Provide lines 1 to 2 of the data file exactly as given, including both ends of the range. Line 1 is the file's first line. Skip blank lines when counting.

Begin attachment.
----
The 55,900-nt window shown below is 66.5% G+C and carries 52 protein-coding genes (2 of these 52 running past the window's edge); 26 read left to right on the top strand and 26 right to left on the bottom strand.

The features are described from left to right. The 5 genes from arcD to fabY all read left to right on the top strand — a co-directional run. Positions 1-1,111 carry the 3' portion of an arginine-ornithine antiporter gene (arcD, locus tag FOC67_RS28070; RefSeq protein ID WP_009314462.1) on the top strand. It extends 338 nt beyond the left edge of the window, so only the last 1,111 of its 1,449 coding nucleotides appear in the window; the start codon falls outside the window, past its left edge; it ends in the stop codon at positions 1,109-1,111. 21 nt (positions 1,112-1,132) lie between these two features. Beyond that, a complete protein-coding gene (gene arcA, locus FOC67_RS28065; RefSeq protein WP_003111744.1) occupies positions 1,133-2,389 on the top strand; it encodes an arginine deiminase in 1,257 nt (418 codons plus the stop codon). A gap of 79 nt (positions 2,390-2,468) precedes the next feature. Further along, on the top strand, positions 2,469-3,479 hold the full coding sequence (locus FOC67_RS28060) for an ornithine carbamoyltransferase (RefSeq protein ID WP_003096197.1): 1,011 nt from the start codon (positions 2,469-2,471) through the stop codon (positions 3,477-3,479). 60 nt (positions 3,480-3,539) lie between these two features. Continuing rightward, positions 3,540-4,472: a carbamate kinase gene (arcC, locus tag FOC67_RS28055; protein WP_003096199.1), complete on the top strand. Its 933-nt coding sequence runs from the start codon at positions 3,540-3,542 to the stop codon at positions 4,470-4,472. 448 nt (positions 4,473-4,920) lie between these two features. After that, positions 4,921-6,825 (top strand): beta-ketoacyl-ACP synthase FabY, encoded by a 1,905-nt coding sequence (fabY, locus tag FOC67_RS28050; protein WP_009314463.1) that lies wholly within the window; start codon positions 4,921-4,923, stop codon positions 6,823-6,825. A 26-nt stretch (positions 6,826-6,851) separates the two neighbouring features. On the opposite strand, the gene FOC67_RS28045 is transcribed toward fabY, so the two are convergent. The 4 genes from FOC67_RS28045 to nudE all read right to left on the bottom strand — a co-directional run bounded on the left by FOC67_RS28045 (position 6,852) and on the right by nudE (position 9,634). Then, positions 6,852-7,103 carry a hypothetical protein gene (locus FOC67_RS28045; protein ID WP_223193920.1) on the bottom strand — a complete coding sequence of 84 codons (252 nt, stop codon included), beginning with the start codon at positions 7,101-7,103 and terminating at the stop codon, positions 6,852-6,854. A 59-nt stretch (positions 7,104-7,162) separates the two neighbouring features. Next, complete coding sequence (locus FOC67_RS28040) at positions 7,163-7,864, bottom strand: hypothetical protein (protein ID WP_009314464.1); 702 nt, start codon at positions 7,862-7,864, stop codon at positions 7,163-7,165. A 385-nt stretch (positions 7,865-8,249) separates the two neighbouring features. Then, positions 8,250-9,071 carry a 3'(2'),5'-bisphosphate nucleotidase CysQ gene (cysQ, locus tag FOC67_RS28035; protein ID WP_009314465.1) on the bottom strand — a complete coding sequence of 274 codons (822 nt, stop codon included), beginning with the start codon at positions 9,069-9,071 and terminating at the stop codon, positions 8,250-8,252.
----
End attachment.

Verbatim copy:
The 55,900-nt window shown below is 66.5% G+C and carries 52 protein-coding genes (2 of these 52 running past the window's edge); 26 read left to right on the top strand and 26 right to left on the bottom strand.

The features are described from left to right. The 5 genes from arcD to fabY all read left to right on the top strand — a co-directional run. Positions 1-1,111 carry the 3' portion of an arginine-ornithine antiporter gene (arcD, locus tag FOC67_RS28070; RefSeq protein ID WP_009314462.1) on the top strand. It extends 338 nt beyond the left edge of the window, so only the last 1,111 of its 1,449 coding nucleotides appear in the window; the start codon falls outside the window, past its left edge; it ends in the stop codon at positions 1,109-1,111. 21 nt (positions 1,112-1,132) lie between these two features. Beyond that, a complete protein-coding gene (gene arcA, locus FOC67_RS28065; RefSeq protein WP_003111744.1) occupies positions 1,133-2,389 on the top strand; it encodes an arginine deiminase in 1,257 nt (418 codons plus the stop codon). A gap of 79 nt (positions 2,390-2,468) precedes the next feature. Further along, on the top strand, positions 2,469-3,479 hold the full coding sequence (locus FOC67_RS28060) for an ornithine carbamoyltransferase (RefSeq protein ID WP_003096197.1): 1,011 nt from the start codon (positions 2,469-2,471) through the stop codon (positions 3,477-3,479). 60 nt (positions 3,480-3,539) lie between these two features. Continuing rightward, positions 3,540-4,472: a carbamate kinase gene (arcC, locus tag FOC67_RS28055; protein WP_003096199.1), complete on the top strand. Its 933-nt coding sequence runs from the start codon at positions 3,540-3,542 to the stop codon at positions 4,470-4,472. 448 nt (positions 4,473-4,920) lie between these two features. After that, positions 4,921-6,825 (top strand): beta-ketoacyl-ACP synthase FabY, encoded by a 1,905-nt coding sequence (fabY, locus tag FOC67_RS28050; protein WP_009314463.1) that lies wholly within the window; start codon positions 4,921-4,923, stop codon positions 6,823-6,825. A 26-nt stretch (positions 6,826-6,851) separates the two neighbouring features. On the opposite strand, the gene FOC67_RS28045 is transcribed toward fabY, so the two are convergent. The 4 genes from FOC67_RS28045 to nudE all read right to left on the bottom strand — a co-directional run bounded on the left by FOC67_RS28045 (position 6,852) and on the right by nudE (position 9,634). Then, positions 6,852-7,103 carry a hypothetical protein gene (locus FOC67_RS28045; protein ID WP_223193920.1) on the bottom strand — a complete coding sequence of 84 codons (252 nt, stop codon included), beginning with the start codon at positions 7,101-7,103 and terminating at the stop codon, positions 6,852-6,854. A 59-nt stretch (positions 7,104-7,162) separates the two neighbouring features. Next, complete coding sequence (locus FOC67_RS28040) at positions 7,163-7,864, bottom strand: hypothetical protein (protein ID WP_009314464.1); 702 nt, start codon at positions 7,862-7,864, stop codon at positions 7,163-7,165. A 385-nt stretch (positions 7,865-8,249) separates the two neighbouring features. Then, positions 8,250-9,071 carry a 3'(2'),5'-bisphosphate nucleotidase CysQ gene (cysQ, locus tag FOC67_RS28035; protein ID WP_009314465.1) on the bottom strand — a complete coding sequence of 274 codons (822 nt, stop codon included), beginning with the start codon at positions 9,069-9,071 and terminating at the stop codon, positions 8,250-8,252.